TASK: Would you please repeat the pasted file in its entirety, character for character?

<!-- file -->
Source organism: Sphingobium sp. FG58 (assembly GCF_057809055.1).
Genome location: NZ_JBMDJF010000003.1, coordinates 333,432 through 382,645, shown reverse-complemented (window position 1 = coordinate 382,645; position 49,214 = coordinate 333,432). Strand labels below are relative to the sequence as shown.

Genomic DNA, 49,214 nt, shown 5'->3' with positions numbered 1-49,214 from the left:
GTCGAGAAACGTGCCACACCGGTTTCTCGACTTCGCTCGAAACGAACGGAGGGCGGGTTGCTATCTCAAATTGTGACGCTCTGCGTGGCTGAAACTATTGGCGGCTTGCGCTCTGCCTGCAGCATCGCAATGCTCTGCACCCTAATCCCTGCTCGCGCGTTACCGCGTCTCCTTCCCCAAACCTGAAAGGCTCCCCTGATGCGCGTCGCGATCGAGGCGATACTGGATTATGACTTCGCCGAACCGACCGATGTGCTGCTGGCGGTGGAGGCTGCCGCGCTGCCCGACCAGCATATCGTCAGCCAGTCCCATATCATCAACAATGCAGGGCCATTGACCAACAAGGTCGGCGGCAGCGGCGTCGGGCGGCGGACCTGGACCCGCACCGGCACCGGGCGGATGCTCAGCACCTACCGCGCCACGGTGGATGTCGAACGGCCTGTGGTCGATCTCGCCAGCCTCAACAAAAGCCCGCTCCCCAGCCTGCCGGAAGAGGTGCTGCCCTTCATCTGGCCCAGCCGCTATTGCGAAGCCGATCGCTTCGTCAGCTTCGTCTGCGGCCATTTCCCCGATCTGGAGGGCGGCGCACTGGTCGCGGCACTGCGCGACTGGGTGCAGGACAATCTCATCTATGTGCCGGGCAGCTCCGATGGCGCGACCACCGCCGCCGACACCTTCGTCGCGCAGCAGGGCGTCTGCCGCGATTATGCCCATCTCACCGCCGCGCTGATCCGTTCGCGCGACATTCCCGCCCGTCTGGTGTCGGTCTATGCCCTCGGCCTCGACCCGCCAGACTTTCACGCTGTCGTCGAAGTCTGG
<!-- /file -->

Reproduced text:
Source organism: Sphingobium sp. FG58 (assembly GCF_057809055.1).
Genome location: NZ_JBMDJF010000003.1, coordinates 333,432 through 382,645, shown reverse-complemented (window position 1 = coordinate 382,645; position 49,214 = coordinate 333,432). Strand labels below are relative to the sequence as shown.

Genomic DNA, 49,214 nt, shown 5'->3' with positions numbered 1-49,214 from the left:
GTCGAGAAACGTGCCACACCGGTTTCTCGACTTCGCTCGAAACGAACGGAGGGCGGGTTGCTATCTCAAATTGTGACGCTCTGCGTGGCTGAAACTATTGGCGGCTTGCGCTCTGCCTGCAGCATCGCAATGCTCTGCACCCTAATCCCTGCTCGCGCGTTACCGCGTCTCCTTCCCCAAACCTGAAAGGCTCCCCTGATGCGCGTCGCGATCGAGGCGATACTGGATTATGACTTCGCCGAACCGACCGATGTGCTGCTGGCGGTGGAGGCTGCCGCGCTGCCCGACCAGCATATCGTCAGCCAGTCCCATATCATCAACAATGCAGGGCCATTGACCAACAAGGTCGGCGGCAGCGGCGTCGGGCGGCGGACCTGGACCCGCACCGGCACCGGGCGGATGCTCAGCACCTACCGCGCCACGGTGGATGTCGAACGGCCTGTGGTCGATCTCGCCAGCCTCAACAAAAGCCCGCTCCCCAGCCTGCCGGAAGAGGTGCTGCCCTTCATCTGGCCCAGCCGCTATTGCGAAGCCGATCGCTTCGTCAGCTTCGTCTGCGGCCATTTCCCCGATCTGGAGGGCGGCGCACTGGTCGCGGCACTGCGCGACTGGGTGCAGGACAATCTCATCTATGTGCCGGGCAGCTCCGATGGCGCGACCACCGCCGCCGACACCTTCGTCGCGCAGCAGGGCGTCTGCCGCGATTATGCCCATCTCACCGCCGCGCTGATCCGTTCGCGCGACATTCCCGCCCGTCTGGTGTCGGTCTATGCCCTCGGCCTCGACCCGCCAGACTTTCACGCTGTCGTCGAAGTCTGG